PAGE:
6. 6. A general contractor provides the constructionservices required to actually restore orrehabilitate your house. Typically, servicesinclude securing and providingmaterials, labor, and equipment, and managingsubcontractors and craftspeople. Generalcontractors also usually obtain building andother permits required by the local government.Tip: The National Association of Home Builders(NAHB) can provide you with a list of generalcontractors who have listed their expertise inresidential remodeling. Like the others, NAHBdoes not endorse or guarantee the work of thecontractors on the list.5. Choosing a generalcontractor.Photo courtesy Grand Canyon NPS, Flickr
  7. 7. When architects and contractors join together, they become a design/buildfirm, offering a full range of design and contracting services. Hiring adesign/build firm instead of an architect and contractor separately may save youtime and possibly money. But you won’t have the benefit of an independentarchitect acting on your behalf to oversee construction and make sure thecontractor is doing work properly.6. Considering a design/build firm.Photo courtesy Incase, Flickr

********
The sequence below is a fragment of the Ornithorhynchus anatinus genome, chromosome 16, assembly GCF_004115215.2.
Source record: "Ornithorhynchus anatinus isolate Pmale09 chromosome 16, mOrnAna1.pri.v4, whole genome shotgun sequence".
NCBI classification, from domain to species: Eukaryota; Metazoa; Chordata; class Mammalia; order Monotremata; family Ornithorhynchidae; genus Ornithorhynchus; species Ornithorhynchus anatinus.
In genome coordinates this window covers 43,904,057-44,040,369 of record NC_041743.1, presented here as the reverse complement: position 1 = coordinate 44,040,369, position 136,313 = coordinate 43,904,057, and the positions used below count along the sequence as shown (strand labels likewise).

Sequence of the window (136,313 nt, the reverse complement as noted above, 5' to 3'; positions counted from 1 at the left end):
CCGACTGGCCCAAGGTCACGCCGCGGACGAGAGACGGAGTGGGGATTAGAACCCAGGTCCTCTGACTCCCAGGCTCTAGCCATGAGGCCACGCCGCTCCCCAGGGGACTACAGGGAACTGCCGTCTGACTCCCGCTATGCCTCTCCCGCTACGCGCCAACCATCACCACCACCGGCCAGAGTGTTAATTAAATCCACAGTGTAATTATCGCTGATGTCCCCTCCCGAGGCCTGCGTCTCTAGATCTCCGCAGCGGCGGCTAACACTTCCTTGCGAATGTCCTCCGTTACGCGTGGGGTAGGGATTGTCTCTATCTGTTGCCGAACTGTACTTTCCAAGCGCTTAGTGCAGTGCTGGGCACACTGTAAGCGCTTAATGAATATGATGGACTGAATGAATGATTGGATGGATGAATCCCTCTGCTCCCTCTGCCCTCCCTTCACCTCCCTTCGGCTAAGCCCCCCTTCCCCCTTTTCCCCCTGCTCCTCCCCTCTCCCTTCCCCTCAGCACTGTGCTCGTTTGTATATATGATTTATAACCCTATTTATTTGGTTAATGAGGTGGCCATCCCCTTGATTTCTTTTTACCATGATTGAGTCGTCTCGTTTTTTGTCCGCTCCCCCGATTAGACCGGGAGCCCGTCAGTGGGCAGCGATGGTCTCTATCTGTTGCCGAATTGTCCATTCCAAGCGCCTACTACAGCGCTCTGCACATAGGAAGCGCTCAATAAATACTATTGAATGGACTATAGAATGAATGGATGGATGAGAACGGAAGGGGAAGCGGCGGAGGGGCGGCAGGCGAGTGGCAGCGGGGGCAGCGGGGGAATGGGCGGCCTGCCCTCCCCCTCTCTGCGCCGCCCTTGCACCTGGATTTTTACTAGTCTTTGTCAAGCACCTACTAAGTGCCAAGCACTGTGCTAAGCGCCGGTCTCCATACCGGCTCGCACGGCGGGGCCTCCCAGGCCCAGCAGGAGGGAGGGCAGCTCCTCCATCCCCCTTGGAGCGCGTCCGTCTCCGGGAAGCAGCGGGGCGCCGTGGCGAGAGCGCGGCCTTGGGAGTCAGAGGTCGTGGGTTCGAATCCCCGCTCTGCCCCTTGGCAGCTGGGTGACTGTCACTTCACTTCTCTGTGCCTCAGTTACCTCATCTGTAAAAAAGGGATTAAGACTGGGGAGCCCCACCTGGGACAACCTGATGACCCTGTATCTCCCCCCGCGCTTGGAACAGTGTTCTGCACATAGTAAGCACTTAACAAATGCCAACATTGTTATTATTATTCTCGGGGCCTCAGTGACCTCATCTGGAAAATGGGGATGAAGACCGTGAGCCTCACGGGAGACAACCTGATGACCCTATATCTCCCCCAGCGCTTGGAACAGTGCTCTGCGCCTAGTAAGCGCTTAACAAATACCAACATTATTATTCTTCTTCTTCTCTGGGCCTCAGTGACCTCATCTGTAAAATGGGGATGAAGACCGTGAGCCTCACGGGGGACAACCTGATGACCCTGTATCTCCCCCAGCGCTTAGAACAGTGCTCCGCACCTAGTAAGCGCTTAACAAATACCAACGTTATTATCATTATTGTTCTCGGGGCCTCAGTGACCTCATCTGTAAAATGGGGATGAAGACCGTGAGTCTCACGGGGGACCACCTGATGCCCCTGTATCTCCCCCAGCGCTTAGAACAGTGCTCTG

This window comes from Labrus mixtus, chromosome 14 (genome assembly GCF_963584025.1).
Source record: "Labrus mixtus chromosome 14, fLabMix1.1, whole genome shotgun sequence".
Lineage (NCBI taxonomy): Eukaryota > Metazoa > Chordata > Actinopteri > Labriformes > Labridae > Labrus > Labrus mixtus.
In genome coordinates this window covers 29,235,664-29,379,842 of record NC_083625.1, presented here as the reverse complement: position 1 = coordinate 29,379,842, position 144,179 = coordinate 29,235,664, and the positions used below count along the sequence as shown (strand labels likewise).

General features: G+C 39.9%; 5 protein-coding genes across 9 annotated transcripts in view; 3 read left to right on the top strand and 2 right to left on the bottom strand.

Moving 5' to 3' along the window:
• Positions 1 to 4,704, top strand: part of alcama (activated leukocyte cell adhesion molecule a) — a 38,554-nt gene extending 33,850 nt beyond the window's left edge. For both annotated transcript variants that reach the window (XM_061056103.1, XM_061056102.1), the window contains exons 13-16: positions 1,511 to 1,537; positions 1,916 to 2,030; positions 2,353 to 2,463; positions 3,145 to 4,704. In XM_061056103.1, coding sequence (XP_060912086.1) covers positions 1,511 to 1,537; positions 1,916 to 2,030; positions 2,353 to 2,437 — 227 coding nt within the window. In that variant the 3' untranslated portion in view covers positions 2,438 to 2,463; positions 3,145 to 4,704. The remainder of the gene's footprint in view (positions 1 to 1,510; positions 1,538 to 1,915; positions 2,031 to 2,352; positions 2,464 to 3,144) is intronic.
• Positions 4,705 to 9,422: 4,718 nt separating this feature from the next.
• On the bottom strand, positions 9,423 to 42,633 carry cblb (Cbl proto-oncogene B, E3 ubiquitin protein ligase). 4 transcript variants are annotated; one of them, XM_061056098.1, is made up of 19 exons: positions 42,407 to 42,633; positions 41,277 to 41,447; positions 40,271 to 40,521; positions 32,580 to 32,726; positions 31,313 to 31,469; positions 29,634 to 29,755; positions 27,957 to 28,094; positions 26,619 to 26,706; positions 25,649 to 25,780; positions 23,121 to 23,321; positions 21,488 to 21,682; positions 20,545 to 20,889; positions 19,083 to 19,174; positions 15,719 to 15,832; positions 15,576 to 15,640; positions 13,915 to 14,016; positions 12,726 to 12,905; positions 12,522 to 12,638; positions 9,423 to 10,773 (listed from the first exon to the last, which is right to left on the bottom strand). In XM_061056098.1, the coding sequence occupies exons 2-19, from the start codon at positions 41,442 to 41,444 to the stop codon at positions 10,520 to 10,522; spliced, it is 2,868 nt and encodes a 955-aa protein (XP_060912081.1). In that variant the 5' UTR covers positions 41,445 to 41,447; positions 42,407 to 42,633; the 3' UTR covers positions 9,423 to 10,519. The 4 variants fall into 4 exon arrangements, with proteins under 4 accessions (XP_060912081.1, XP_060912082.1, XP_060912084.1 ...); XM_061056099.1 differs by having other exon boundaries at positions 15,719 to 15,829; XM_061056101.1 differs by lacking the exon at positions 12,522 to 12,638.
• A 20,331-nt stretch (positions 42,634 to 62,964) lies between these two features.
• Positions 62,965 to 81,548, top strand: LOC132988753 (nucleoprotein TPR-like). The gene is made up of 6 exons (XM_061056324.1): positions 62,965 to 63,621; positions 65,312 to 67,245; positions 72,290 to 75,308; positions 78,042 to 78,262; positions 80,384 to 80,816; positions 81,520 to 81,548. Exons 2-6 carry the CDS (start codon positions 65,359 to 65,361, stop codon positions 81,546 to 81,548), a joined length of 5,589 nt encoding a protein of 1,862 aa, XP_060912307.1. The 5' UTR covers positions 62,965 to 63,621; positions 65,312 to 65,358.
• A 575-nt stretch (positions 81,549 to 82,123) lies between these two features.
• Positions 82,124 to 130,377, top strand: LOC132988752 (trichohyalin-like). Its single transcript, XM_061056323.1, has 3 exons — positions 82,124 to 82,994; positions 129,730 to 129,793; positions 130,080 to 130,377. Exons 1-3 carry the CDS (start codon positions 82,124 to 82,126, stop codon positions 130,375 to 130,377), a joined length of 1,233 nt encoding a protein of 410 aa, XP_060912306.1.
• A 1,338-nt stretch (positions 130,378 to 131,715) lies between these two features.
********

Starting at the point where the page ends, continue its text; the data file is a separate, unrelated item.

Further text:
8. 8. Subcontractors provide specialized building trades or services, such asfinished carpentry, plastering, masonry work, and plumbing. The generalcontractor is usually responsible for selecting thesubcontractors, coordinating their work, ensuring it is done correctly, andpaying them.7. Understanding your subcontractors.Photo courtesy MTAPhotos, Flickr
  9. 9. Craftspeople provide specific craftsor services not typically used in newconstruction, such as repairing orinstalling stained glass or applyinggold leaf to surfaces.Tip: To find craftspeople in yourarea, check with your SHPO orcontact professional or tradeassociations.8. Hiring craftspeople.Photo courtesy vastateparksstaff, Flickr
  10. 10. We can’t say it enough: Please remember thatlists from the SHPO and other professional andtrade associations do not constitute anendorsement or guarantee for contractors’ work.Ask family, friends, and neighbors forrecommendations as well, then interview thoseyou’re considering hiring -- as well as theirformer clients -- and visit completed projects.(More on this in the next tip.) Ultimately, selectprofessionals on the basis of the quality of theirwork, how well you like their work, and how wellyou think you can work with them.9. Finding qualifiedprofessionals.Photo courtesy Patty Y 1000, Flickr
  11. 11. If possible, visit completed projects. Some questions you can askinclude:• Did the professional listen to the owner’s ideas and explain howthey could be incorporated into the design, or why they should notbe?• Did the professional help define a reasonable project to fit yourbudget?• Was the design sensitive to the historic and architectural characterof the house?• Was the design produced on schedule and for the agreed-uponfee? If not, were the changes reasonable?10. Talk with former clients ofpotential professionals you’reconsidering hiring.
  12. 12. Ten on Tuesday features ten preservationtips each week. For more tips,